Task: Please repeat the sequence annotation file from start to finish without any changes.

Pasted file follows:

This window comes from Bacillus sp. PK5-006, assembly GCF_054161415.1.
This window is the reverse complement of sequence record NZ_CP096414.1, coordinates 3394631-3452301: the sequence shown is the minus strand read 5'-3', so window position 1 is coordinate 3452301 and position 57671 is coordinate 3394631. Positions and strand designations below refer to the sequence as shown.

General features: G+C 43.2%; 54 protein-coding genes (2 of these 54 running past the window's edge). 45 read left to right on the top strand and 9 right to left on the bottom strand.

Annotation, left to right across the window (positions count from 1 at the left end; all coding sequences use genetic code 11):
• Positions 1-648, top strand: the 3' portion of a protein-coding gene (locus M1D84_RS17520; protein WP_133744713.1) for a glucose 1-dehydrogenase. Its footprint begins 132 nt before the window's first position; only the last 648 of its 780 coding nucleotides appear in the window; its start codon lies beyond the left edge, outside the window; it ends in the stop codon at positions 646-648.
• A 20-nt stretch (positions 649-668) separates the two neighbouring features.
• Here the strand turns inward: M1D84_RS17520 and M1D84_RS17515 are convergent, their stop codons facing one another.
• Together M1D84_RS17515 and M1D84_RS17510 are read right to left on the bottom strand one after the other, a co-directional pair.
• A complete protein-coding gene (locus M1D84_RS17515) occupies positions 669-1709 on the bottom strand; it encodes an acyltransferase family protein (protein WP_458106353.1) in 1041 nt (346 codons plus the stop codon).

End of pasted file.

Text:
This window comes from Bacillus sp. PK5-006, assembly GCF_054161415.1.
This window is the reverse complement of sequence record NZ_CP096414.1, coordinates 3394631-3452301: the sequence shown is the minus strand read 5'-3', so window position 1 is coordinate 3452301 and position 57671 is coordinate 3394631. Positions and strand designations below refer to the sequence as shown.

General features: G+C 43.2%; 54 protein-coding genes (2 of these 54 running past the window's edge). 45 read left to right on the top strand and 9 right to left on the bottom strand.

Annotation, left to right across the window (positions count from 1 at the left end; all coding sequences use genetic code 11):
• Positions 1-648, top strand: the 3' portion of a protein-coding gene (locus M1D84_RS17520; protein WP_133744713.1) for a glucose 1-dehydrogenase. Its footprint begins 132 nt before the window's first position; only the last 648 of its 780 coding nucleotides appear in the window; its start codon lies beyond the left edge, outside the window; it ends in the stop codon at positions 646-648.
• A 20-nt stretch (positions 649-668) separates the two neighbouring features.
• Here the strand turns inward: M1D84_RS17520 and M1D84_RS17515 are convergent, their stop codons facing one another.
• Together M1D84_RS17515 and M1D84_RS17510 are read right to left on the bottom strand one after the other, a co-directional pair.
• A complete protein-coding gene (locus M1D84_RS17515) occupies positions 669-1709 on the bottom strand; it encodes an acyltransferase family protein (protein WP_458106353.1) in 1041 nt (346 codons plus the stop codon).